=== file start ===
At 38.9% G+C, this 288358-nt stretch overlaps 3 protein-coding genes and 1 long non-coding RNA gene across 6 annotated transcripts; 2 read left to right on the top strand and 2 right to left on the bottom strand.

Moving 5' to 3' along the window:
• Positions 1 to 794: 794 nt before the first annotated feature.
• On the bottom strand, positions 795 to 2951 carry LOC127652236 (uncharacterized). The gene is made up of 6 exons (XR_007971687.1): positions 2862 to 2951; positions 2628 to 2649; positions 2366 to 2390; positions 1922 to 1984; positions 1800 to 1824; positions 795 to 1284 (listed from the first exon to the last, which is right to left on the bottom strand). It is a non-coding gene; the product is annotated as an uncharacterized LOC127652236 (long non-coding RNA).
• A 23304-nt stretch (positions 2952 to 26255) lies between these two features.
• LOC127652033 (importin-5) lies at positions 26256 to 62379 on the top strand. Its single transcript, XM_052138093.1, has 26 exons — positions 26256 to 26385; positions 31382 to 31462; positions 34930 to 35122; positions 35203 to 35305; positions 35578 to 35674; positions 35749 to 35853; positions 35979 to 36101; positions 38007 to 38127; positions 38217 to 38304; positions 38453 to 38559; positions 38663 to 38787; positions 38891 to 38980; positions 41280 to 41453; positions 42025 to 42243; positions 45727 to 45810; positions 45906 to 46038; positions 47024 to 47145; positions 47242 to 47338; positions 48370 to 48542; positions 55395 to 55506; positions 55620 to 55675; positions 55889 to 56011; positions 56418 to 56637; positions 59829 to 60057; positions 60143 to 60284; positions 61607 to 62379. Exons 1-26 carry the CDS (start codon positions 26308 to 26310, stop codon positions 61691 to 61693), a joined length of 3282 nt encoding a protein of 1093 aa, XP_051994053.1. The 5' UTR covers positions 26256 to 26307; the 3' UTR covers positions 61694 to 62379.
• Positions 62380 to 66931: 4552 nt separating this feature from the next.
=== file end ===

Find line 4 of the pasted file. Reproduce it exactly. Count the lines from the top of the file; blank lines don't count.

• On the bottom strand, positions 795 to 2951 carry LOC127652236 (uncharacterized). The gene is made up of 6 exons (XR_007971687.1): positions 2862 to 2951; positions 2628 to 2649; positions 2366 to 2390; positions 1922 to 1984; positions 1800 to 1824; positions 795 to 1284 (listed from the first exon to the last, which is right to left on the bottom strand). It is a non-coding gene; the product is annotated as an uncharacterized LOC127652236 (long non-coding RNA).